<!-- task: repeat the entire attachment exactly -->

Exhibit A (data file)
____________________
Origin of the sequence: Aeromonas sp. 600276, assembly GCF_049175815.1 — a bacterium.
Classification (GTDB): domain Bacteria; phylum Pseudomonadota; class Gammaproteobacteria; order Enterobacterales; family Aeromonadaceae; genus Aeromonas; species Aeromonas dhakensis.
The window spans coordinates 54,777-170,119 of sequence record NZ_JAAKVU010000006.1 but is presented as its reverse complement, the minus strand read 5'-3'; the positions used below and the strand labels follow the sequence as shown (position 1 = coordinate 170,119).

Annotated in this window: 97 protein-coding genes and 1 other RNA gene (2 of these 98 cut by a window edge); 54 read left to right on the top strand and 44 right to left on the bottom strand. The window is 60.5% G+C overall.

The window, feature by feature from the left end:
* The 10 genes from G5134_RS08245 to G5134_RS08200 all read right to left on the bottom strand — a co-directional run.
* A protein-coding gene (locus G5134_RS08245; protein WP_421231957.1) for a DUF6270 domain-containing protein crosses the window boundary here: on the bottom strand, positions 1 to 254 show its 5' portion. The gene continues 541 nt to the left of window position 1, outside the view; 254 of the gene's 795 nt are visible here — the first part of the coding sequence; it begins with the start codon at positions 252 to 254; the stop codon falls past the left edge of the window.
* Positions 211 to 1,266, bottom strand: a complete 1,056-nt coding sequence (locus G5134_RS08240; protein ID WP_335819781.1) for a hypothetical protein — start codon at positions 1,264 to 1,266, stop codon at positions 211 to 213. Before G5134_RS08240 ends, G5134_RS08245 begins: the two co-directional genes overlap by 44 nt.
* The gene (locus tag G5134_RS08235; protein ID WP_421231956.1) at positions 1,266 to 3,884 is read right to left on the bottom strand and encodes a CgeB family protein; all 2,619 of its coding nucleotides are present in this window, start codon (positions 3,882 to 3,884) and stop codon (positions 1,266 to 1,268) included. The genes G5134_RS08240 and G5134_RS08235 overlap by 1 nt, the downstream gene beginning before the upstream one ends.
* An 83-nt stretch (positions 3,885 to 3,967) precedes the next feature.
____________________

Origin of the sequence: Aeromonas sp. 600276, assembly GCF_049175815.1 — a bacterium.
Classification (GTDB): domain Bacteria; phylum Pseudomonadota; class Gammaproteobacteria; order Enterobacterales; family Aeromonadaceae; genus Aeromonas; species Aeromonas dhakensis.
The window spans coordinates 54,777-170,119 of sequence record NZ_JAAKVU010000006.1 but is presented as its reverse complement, the minus strand read 5'-3'; the positions used below and the strand labels follow the sequence as shown (position 1 = coordinate 170,119).

Annotated in this window: 97 protein-coding genes and 1 other RNA gene (2 of these 98 cut by a window edge); 54 read left to right on the top strand and 44 right to left on the bottom strand. The window is 60.5% G+C overall.

The window, feature by feature from the left end:
* The 10 genes from G5134_RS08245 to G5134_RS08200 all read right to left on the bottom strand — a co-directional run.
* A protein-coding gene (locus G5134_RS08245; protein WP_421231957.1) for a DUF6270 domain-containing protein crosses the window boundary here: on the bottom strand, positions 1 to 254 show its 5' portion. The gene continues 541 nt to the left of window position 1, outside the view; 254 of the gene's 795 nt are visible here — the first part of the coding sequence; it begins with the start codon at positions 252 to 254; the stop codon falls past the left edge of the window.
* Positions 211 to 1,266, bottom strand: a complete 1,056-nt coding sequence (locus G5134_RS08240; protein ID WP_335819781.1) for a hypothetical protein — start codon at positions 1,264 to 1,266, stop codon at positions 211 to 213. Before G5134_RS08240 ends, G5134_RS08245 begins: the two co-directional genes overlap by 44 nt.
* The gene (locus tag G5134_RS08235; protein ID WP_421231956.1) at positions 1,266 to 3,884 is read right to left on the bottom strand and encodes a CgeB family protein; all 2,619 of its coding nucleotides are present in this window, start codon (positions 3,882 to 3,884) and stop codon (positions 1,266 to 1,268) included. The genes G5134_RS08240 and G5134_RS08235 overlap by 1 nt, the downstream gene beginning before the upstream one ends.
* An 83-nt stretch (positions 3,885 to 3,967) precedes the next feature.